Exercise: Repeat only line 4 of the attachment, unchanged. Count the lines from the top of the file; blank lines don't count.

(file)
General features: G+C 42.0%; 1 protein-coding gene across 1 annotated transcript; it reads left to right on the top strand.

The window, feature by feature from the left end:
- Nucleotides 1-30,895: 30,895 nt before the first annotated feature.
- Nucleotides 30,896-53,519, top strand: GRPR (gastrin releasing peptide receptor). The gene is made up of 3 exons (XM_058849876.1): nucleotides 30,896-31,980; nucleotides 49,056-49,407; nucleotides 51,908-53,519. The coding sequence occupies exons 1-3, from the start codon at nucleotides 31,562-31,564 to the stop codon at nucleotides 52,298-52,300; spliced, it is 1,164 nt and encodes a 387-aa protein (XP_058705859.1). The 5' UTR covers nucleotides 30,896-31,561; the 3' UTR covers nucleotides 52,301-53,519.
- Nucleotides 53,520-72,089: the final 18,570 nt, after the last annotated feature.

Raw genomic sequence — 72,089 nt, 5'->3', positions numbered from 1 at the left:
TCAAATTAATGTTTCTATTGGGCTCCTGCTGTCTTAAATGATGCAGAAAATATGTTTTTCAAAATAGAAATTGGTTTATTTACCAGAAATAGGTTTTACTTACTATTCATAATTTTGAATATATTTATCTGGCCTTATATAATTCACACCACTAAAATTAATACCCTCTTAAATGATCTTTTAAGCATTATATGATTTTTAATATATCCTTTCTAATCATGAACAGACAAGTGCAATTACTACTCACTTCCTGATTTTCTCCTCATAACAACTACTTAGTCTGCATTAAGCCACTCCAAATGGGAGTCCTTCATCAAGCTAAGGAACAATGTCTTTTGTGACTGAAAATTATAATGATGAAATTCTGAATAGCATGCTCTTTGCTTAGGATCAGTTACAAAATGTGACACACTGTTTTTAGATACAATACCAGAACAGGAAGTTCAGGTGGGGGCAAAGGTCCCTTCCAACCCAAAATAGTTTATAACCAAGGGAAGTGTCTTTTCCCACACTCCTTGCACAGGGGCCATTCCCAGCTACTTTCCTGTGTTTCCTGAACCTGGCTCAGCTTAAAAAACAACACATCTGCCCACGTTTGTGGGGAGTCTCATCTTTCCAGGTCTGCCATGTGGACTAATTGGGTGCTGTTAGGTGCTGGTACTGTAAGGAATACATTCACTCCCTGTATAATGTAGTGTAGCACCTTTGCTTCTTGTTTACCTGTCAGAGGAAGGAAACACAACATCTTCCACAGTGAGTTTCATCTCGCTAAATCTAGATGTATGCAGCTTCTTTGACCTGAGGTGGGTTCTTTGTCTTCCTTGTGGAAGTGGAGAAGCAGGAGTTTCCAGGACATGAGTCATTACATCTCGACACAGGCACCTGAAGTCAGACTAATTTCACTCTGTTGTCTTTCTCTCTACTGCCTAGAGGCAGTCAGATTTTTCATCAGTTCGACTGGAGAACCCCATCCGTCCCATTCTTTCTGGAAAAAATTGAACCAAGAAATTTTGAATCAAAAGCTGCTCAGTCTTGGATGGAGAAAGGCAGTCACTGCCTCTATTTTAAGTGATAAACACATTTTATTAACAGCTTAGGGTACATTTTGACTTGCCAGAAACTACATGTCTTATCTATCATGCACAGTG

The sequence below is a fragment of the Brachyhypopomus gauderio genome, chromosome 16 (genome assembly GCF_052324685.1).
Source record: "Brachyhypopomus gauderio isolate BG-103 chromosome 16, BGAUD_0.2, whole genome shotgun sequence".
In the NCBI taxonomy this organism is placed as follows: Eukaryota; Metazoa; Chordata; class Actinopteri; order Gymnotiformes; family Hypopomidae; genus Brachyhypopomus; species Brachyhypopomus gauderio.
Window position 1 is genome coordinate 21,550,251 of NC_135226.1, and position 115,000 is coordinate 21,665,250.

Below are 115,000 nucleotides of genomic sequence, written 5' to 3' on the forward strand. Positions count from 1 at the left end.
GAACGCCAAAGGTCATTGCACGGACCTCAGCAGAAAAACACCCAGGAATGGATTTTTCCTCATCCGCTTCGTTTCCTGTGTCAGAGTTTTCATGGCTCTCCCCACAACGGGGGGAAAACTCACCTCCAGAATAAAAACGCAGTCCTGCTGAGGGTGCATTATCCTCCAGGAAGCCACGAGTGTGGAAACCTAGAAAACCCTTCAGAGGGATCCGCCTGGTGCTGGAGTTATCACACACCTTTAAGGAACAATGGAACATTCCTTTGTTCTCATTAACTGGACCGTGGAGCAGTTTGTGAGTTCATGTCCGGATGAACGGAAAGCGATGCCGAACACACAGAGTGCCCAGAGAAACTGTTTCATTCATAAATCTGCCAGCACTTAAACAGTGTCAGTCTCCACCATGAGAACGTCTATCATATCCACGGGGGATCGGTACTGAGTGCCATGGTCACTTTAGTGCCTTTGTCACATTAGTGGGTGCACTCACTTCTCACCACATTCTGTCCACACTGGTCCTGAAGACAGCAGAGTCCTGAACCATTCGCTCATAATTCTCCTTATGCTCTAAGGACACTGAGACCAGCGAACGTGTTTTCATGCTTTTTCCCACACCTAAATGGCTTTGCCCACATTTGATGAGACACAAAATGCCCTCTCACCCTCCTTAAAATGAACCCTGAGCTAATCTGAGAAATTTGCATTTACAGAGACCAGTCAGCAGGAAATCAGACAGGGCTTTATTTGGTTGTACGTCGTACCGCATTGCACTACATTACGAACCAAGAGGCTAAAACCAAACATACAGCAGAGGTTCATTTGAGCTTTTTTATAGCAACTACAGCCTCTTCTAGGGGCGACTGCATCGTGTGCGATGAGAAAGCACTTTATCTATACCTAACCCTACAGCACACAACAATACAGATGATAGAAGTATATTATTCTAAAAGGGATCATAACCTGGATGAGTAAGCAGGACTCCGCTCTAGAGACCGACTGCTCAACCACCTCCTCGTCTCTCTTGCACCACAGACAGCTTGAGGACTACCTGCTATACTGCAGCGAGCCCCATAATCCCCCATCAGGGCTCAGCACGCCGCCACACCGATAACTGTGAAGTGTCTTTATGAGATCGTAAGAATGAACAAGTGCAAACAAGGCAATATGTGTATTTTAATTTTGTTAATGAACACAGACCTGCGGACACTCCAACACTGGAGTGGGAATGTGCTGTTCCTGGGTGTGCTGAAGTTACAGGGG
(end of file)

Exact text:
- Nucleotides 30,896-53,519, top strand: GRPR (gastrin releasing peptide receptor). The gene is made up of 3 exons (XM_058849876.1): nucleotides 30,896-31,980; nucleotides 49,056-49,407; nucleotides 51,908-53,519. The coding sequence occupies exons 1-3, from the start codon at nucleotides 31,562-31,564 to the stop codon at nucleotides 52,298-52,300; spliced, it is 1,164 nt and encodes a 387-aa protein (XP_058705859.1). The 5' UTR covers nucleotides 30,896-31,561; the 3' UTR covers nucleotides 52,301-53,519.